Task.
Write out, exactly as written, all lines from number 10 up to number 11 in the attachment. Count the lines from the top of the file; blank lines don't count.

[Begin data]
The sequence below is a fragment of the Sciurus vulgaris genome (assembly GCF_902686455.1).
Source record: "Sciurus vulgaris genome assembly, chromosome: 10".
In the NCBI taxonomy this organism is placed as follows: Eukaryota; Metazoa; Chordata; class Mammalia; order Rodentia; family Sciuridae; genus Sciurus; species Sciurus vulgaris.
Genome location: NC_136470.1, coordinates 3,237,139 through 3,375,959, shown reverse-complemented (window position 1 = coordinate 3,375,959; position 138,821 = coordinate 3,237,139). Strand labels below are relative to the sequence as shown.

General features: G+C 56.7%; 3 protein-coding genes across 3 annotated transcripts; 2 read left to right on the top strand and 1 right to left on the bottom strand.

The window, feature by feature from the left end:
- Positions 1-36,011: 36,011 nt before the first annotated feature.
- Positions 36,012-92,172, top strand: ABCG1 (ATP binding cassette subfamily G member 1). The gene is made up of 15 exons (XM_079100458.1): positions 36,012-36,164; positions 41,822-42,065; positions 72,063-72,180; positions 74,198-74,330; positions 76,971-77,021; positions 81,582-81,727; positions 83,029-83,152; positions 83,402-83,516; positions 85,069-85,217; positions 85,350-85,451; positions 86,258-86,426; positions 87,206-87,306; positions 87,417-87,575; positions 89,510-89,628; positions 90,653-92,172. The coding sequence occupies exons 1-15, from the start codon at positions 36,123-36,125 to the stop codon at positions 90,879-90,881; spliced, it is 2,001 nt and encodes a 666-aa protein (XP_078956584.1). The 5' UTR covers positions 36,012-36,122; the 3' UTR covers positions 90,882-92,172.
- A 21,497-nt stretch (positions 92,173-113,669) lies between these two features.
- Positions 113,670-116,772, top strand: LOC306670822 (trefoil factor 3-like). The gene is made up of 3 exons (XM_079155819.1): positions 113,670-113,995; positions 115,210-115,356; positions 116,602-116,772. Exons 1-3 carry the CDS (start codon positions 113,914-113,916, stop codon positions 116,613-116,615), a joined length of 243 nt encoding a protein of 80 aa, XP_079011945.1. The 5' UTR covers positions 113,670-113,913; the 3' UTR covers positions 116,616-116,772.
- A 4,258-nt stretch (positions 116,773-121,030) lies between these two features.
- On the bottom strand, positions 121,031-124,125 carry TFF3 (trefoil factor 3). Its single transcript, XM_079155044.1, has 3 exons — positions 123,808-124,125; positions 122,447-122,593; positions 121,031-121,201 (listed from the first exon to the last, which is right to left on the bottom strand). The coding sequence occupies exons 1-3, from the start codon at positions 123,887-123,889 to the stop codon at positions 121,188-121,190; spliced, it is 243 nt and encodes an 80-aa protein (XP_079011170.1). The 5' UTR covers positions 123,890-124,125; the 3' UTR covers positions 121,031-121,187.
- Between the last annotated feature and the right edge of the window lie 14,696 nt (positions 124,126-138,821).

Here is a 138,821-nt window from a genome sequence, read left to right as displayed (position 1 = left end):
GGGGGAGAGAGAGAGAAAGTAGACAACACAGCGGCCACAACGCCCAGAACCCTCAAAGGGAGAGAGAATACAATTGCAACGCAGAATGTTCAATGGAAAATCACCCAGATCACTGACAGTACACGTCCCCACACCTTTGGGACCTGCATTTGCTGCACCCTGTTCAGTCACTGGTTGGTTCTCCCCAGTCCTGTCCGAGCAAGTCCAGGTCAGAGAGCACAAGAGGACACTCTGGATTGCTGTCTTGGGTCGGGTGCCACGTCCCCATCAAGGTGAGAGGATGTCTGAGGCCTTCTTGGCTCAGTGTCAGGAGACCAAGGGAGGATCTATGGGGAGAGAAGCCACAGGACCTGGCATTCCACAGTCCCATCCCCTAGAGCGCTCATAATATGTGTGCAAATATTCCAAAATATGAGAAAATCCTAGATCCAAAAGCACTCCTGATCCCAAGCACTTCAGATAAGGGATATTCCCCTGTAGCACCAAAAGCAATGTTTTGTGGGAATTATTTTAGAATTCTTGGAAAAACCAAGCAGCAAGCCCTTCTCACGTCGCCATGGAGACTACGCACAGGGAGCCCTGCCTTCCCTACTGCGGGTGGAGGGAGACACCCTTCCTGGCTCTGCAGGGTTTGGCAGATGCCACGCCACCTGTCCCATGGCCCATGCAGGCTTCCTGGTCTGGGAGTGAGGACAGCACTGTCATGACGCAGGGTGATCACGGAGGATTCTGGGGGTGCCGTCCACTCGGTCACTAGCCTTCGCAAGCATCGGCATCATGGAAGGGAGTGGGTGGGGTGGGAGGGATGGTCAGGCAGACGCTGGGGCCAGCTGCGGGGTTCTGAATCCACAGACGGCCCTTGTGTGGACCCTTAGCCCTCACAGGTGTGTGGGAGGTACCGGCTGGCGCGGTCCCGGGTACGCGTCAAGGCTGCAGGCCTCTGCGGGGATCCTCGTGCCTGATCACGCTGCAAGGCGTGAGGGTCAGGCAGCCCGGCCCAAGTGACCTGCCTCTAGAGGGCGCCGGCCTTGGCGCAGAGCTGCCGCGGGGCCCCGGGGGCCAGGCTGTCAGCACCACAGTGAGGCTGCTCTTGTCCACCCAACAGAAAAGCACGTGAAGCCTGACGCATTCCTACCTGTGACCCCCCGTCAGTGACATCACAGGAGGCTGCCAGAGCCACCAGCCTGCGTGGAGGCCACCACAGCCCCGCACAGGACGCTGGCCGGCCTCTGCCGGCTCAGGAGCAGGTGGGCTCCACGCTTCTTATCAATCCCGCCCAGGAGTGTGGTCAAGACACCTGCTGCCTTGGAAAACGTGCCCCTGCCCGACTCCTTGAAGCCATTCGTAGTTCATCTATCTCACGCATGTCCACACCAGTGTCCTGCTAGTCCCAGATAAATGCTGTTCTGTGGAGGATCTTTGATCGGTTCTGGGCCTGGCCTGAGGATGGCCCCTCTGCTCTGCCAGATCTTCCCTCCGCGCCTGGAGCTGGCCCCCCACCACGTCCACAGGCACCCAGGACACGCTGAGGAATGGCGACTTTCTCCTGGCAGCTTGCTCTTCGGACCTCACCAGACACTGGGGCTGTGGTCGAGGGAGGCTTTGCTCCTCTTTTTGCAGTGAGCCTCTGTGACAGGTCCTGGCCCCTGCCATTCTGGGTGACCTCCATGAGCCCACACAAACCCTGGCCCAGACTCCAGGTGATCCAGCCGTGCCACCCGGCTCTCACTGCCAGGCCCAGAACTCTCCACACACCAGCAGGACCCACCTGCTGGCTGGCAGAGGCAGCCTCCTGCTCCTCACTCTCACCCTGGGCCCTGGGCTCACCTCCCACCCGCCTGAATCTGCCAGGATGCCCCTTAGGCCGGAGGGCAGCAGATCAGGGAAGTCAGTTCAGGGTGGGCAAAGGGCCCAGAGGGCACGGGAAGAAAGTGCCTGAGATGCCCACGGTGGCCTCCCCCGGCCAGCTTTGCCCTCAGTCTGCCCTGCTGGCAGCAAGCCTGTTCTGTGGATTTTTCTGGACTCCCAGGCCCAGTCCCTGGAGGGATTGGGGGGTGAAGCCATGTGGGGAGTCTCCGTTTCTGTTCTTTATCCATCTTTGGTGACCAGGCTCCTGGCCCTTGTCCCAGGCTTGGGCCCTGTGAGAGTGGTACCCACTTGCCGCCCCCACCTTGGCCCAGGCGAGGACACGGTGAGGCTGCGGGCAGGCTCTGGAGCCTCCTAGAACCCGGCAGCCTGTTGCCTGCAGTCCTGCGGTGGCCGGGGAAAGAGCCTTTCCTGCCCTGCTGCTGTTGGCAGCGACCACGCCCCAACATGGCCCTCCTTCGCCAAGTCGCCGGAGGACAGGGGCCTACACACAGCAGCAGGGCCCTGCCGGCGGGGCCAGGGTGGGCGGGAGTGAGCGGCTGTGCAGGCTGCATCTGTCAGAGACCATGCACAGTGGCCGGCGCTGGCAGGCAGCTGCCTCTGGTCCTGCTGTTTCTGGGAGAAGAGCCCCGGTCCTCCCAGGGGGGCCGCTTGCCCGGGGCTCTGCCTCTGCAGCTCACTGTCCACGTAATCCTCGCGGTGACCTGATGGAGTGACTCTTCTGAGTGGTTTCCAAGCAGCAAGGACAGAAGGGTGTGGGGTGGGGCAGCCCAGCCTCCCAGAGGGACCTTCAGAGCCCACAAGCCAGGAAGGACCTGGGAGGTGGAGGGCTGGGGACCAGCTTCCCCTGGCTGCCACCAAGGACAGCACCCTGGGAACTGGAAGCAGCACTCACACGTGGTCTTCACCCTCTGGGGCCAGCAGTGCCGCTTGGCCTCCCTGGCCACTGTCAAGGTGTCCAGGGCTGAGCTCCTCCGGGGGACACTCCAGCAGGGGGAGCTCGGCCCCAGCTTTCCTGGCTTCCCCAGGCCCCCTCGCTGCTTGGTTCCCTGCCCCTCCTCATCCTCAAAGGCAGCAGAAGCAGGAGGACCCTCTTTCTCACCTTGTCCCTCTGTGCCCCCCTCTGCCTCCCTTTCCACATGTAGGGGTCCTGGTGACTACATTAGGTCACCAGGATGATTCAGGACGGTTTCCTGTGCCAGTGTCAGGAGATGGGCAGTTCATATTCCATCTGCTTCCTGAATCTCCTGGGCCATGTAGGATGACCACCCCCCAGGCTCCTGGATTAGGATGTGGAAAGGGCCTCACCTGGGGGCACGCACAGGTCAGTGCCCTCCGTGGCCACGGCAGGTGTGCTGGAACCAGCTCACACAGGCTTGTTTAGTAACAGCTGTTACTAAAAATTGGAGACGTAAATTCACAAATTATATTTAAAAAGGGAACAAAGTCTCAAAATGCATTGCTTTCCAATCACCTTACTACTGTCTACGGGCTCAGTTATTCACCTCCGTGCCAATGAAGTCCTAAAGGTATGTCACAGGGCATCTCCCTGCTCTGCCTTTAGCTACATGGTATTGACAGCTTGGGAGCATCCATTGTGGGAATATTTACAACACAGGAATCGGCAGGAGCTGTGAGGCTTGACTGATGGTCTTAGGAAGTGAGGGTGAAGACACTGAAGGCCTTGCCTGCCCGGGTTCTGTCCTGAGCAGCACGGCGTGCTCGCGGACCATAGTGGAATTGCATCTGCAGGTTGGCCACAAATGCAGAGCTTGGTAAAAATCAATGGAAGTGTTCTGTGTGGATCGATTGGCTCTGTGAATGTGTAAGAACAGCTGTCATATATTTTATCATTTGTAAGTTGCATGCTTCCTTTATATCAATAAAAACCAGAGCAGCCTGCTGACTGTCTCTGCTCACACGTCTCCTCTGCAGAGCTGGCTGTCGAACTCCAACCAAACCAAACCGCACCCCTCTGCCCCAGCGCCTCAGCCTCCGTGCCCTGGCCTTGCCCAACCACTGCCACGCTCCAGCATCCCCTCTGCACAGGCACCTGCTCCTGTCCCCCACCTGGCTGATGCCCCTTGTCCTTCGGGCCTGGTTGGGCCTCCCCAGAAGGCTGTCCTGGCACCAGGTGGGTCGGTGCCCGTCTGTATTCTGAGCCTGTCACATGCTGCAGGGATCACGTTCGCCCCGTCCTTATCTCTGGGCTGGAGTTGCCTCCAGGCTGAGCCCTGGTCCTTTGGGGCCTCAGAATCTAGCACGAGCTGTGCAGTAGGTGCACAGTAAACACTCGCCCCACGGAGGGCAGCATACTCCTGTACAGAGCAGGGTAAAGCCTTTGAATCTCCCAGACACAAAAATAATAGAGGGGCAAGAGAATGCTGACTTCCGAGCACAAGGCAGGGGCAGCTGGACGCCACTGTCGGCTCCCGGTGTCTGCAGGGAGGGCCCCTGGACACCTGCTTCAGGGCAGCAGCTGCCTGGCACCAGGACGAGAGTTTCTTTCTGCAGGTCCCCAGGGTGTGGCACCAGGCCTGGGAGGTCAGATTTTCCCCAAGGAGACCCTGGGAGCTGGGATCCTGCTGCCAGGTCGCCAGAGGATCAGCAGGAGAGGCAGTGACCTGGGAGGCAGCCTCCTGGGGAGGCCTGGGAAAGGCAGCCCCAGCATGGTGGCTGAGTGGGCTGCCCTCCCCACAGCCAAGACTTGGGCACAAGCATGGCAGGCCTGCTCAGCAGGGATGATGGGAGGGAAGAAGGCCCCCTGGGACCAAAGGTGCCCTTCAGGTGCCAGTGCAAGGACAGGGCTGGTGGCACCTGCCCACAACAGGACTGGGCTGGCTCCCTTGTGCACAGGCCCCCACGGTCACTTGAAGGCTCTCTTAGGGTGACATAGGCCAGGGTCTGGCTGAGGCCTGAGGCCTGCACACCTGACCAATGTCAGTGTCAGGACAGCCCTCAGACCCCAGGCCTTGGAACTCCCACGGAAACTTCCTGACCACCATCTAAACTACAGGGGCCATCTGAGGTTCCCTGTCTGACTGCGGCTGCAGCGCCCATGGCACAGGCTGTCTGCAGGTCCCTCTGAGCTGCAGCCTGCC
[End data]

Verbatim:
- Positions 113,670-116,772, top strand: LOC306670822 (trefoil factor 3-like). The gene is made up of 3 exons (XM_079155819.1): positions 113,670-113,995; positions 115,210-115,356; positions 116,602-116,772. Exons 1-3 carry the CDS (start codon positions 113,914-113,916, stop codon positions 116,613-116,615), a joined length of 243 nt encoding a protein of 80 aa, XP_079011945.1. The 5' UTR covers positions 113,670-113,913; the 3' UTR covers positions 116,616-116,772.
- A 4,258-nt stretch (positions 116,773-121,030) lies between these two features.